Perhaps I often thought of death because my father was in the Army, gone most of the time to serve his country in foreign lands, sometimes for war. It was unspoken in our house, but even as children we knew there was a certain amount of risk associated with war. I was a ‘tween when my father went to Vietnam, and I watched the news. I knew what was going on. He could have just as easily come home in a flag-draped box as he could by opening the front door. It is to my relief to say he managed to open that door again and again.

Then as an angst-ridden teenager, I often thought of death as a romantic release from my sorry life. Many teens do. A friend and I went to local funerals on a regular basis, whether we knew the deceased or not. We hung out in cemeteries reading weathered headstones that explained death by duel or stagecoach accident, deaths of babies hours old, and people so old it took some mental math to determine their ages. We toured funeral parlors shopping for caskets and examined mourning rooms.

It took the sudden self-inflicted gunshot wound of one of my friends to dispel the romantic notion of dying. Things might be bad, but they are never that bad. I would still think of death, but not as a goal. My thoughts were more spiritual, revolving around what happens afterward. Does my soul go somewhere, or do I stick around? Will I see God? Or is death just a black hole and a void?

My mother passed away seventeen years ago last month. She was young, 58, and had an unexpected fatal heart attack. I am constantly comparing myself to her. I am religious about getting my cholesterol checked and taking my medication. Every year, I have ticked off the time. In five years, I’ll be her age when she passed; I wonder if I'll make it to 59. These thoughts don’t consume me, but I can’t help but think them.

When one has children, providing for them “just in case” is first and foremost. There were many times my husband would not fly with me “just in case.” One of us had to survive, but if we went somewhere as a family, all was good because if no one survived, there would be no hardship.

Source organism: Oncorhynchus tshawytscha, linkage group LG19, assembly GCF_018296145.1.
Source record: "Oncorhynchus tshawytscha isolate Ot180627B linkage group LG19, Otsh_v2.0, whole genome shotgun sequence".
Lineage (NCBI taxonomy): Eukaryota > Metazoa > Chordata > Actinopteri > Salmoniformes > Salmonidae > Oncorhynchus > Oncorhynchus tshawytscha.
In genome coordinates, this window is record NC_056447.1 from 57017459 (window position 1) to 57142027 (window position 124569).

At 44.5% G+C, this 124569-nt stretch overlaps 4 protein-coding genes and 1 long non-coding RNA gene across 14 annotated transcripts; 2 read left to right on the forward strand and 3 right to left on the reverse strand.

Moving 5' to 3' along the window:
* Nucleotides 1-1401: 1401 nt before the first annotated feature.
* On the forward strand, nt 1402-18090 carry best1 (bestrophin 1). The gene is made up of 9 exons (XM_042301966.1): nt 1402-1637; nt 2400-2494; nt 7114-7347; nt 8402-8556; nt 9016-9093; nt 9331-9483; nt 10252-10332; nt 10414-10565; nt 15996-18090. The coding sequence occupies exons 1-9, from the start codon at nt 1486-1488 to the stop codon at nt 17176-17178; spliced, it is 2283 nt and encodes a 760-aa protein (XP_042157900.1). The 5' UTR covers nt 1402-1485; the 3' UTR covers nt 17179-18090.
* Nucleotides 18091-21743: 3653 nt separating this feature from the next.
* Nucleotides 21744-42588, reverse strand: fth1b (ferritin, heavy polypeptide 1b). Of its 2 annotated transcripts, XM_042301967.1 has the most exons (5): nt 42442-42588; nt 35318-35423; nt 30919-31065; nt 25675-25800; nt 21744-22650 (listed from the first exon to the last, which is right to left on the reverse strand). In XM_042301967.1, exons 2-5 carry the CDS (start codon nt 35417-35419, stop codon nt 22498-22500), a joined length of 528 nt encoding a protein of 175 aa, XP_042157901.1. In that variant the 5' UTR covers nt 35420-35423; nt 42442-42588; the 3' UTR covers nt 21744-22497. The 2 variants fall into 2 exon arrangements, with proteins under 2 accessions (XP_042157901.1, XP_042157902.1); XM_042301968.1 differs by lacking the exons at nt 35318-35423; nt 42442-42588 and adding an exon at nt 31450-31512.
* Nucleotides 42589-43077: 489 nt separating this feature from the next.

So you wear your seatbelt and drive like an old lady. You stay safe by doing the right things and staying away from those things that can get you into trouble. You eat healthy and be healthy. Living becomes a ritual with the express purpose of cheating death.

The only thing is, you can’t predict the future. Like those four innocent kids who were mowed down by a drunk driver, or like a benign afternoon on the bunny slope, you never know when time’s up, game over. And the part that is always constant is that someday the game will be over, whether we want it to be or not.

I’ve learned that life is a dance, one that must be experienced fully. Wasting time on the negative counters the positive effects of what little time is given us.

In the end, life is just a dance with death.

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About Joanne Huspek

I write. I read. I garden. I cook. I eat. And I love to talk about all of the above.
  • http://www.asohogallery.net andrea

    this article is so well written and speaks directly to me!

  • http://www.futonreport.net/ Matthew T. Sussman

    “Of course, the drunk driver survived, as they always do.”

    Well, they’re never hit by drunk drivers, so that makes sense. Besides, death is too lenient of a punishment for them. Living with their consequences is much worse.

  • Dr. Juliann Mitchell, PhD

    Joanne.

    I think you put it quite eloquently, “Life is just a dance withd death!”
    Grief and loss are the univeraal levelers in life.

    Best wishes,
    Juliann